OR WAIT null SECS
The ongoing back-and-forth battle to either speed up or halt Valeant Pharmaceuticals International’s hostile takeover attempt of Allergan shows no sign of concluding any time soon.
Allergan has confirmed that it received written requests from its stockholders regarding Pershing Square Capital Management’s push to call a special meeting of the shareholders.
At the special meeting, Allergan stockholders would be asked to remove most of the company’s existing directors in connection with Valeant’s unsolicited bid to acquire all outstanding common shares of Allergan for 0.83 shares of Valeant common stock and $72 in cash.
According to the company, Allergan and an independent inspector will review the written requests submitted by Pershing Square, and then “promptly” report the results.
The written requests are from 31% of shareholders in favor of the meeting, which surpasses the 25% threshold required by Allergan’s corporate bylaws.
In considering whether to submit written requests, shareholders were asked to decide if they wanted the opportunity to vote on the offer at a later date-not to evaluate the merits of the offer itself.
According a prepared statement, Allergan claimed “many stockholders have explicitly conveyed their view that the requests are not an endorsement of Valeant’s offer.
“Allergan recognizes that this is all about stockholder value, and the board remains confident in the company’s ability to create significantly more value than Valeant’s offer,” the statement continued. “While Allergan does not believe that Valeant’s offer provides compelling value relative to the alternatives available to the company, the Allergan Board of Directors fully supports the right of stockholders to vote on the value proposition offered by Valeant at the appropriate time.”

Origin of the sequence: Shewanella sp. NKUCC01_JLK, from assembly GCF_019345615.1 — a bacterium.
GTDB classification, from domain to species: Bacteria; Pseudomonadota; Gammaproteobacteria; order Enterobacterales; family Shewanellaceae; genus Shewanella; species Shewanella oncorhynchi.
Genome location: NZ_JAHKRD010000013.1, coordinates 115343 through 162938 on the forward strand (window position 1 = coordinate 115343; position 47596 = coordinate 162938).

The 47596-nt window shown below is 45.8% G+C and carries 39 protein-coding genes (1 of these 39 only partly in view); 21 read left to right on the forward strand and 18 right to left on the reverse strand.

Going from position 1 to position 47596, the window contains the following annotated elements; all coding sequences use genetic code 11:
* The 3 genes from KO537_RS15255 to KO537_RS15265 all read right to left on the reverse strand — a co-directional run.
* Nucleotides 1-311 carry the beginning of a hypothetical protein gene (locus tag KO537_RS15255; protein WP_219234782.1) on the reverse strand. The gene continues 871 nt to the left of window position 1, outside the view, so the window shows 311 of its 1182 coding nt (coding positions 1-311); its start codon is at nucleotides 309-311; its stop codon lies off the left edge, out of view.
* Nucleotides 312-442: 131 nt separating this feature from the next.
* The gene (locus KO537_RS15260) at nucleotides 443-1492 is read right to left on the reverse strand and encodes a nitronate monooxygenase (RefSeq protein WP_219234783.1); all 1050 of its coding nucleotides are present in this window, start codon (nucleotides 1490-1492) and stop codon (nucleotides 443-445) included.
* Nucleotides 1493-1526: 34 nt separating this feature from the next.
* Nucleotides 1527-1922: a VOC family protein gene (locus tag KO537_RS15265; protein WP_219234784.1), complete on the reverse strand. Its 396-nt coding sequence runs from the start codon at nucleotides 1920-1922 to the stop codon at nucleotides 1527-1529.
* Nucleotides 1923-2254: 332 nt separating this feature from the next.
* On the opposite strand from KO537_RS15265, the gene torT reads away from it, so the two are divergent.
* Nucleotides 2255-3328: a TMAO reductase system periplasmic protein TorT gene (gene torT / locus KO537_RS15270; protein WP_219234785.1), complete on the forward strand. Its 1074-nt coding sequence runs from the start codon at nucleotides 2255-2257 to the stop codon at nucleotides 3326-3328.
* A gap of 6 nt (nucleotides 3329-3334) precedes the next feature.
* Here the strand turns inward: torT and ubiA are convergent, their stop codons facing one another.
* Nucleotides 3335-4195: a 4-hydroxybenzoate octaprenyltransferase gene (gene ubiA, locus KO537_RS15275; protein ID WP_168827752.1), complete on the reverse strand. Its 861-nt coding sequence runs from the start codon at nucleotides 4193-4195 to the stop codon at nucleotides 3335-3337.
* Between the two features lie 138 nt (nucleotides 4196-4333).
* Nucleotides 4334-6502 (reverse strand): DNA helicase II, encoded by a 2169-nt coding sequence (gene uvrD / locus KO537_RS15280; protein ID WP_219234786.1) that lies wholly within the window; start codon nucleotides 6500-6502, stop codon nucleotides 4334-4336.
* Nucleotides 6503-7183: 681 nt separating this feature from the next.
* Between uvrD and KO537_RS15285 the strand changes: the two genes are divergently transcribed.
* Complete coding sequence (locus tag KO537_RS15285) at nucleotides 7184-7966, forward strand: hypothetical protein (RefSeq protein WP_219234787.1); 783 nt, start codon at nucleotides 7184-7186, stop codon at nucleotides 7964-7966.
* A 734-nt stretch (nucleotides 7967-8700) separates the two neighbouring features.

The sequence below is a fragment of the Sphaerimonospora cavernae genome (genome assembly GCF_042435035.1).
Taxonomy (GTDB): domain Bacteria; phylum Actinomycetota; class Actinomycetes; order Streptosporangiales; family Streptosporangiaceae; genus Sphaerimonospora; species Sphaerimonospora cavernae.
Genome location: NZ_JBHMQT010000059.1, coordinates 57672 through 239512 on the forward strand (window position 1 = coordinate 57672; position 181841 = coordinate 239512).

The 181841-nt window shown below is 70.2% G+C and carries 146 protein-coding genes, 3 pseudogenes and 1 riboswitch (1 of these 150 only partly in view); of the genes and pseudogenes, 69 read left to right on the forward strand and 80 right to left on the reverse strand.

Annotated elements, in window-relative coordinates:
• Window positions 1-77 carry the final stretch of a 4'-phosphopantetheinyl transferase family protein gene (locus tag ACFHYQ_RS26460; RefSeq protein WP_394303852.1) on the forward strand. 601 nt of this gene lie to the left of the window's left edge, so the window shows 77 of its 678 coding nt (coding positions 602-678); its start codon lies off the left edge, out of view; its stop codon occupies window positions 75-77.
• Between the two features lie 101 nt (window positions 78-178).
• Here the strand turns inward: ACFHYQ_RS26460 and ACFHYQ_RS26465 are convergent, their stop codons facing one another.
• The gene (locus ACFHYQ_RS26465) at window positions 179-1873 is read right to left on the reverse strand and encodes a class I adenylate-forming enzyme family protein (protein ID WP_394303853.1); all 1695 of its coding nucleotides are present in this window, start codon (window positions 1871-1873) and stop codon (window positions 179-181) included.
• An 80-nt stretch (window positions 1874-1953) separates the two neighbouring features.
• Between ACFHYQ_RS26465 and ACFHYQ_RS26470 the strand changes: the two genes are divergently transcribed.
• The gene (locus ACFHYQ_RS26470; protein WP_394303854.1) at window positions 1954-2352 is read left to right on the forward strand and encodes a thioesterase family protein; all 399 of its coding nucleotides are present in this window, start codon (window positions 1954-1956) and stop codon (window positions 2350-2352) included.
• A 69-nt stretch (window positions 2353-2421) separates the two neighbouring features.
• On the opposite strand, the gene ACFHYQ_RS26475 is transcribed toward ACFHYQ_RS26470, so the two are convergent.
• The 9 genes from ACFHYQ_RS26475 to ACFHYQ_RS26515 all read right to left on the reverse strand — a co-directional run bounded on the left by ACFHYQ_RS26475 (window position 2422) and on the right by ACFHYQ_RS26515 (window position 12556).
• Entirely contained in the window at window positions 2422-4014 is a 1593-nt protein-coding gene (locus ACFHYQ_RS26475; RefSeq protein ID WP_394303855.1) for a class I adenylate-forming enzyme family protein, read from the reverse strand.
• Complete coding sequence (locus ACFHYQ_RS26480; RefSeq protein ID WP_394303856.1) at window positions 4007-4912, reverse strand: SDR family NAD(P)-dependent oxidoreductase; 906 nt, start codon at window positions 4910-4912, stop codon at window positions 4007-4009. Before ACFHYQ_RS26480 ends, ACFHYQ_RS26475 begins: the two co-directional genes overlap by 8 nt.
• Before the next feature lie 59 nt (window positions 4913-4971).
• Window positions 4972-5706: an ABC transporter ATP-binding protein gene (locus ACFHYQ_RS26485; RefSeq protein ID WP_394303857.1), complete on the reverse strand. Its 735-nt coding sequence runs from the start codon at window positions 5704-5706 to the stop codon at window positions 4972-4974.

Additionally, Allergan was also delivered a blow to its attempt to sue Valeant and Pershing Square for insider trading, as a U.S. federal judge has refused to grant its request to expedite its civil suit against the two companies.
Allergan filed the lawsuit earlier this month, claiming that between February and April of this year, Pershing Square purchased Allergan stock and securities worth more than $3.2 billion while “fully aware” of Valeant’s non-public takeover intentions.
In the ruling, Judge David Carter said the District Court for the Central District of California “would be reluctant to create a precedent that allows corporations to demand at will the immediate attention and input of the federal courts in order to resolve intra-corporate disputes that might be better left to the dynamic free market or to the state court.”
In response to the ruling, Allergan said the court “outlined a path . . . toward a prompt ruling on the merits of this case consistent with (our) stated desire.”
Valeant issued its own statement following the ruling, explaining that the company is “pleased that this attempt by Allergan . . . to delay the special meeting was not successful.”
Coincidently, while rumors recently ran rampant that Allergan is looking to further prevent the hostile takeover by approaching Salix Pharmaceuticals and at least one other drug maker regarding a possible acquisition, according to FirstWord Pharma, Allergan is not currently in discussions to buy Salix.
However, the companies have been in contact in recent months about a deal, Bloomberg reported.
Because the discussion is now dormant, Bloomberg reported that Allergan is weighing other options, although the Salix talks could resume.
David Pyott, Allergan’s chief executive officer, confirmed last month that the company is seeking acquisitions and “has a lot of options.” In response, Michael Pearson, Valeant’s chief executive officer, suggested that if Allergan reaches a deal, it could “force us to walk.”
For more articles in this issue of Ophthalmology Times eReport, click here.
To receive weekly clinical news and updates in ophthalmology, subscribe to the Ophthalmology Times eReport.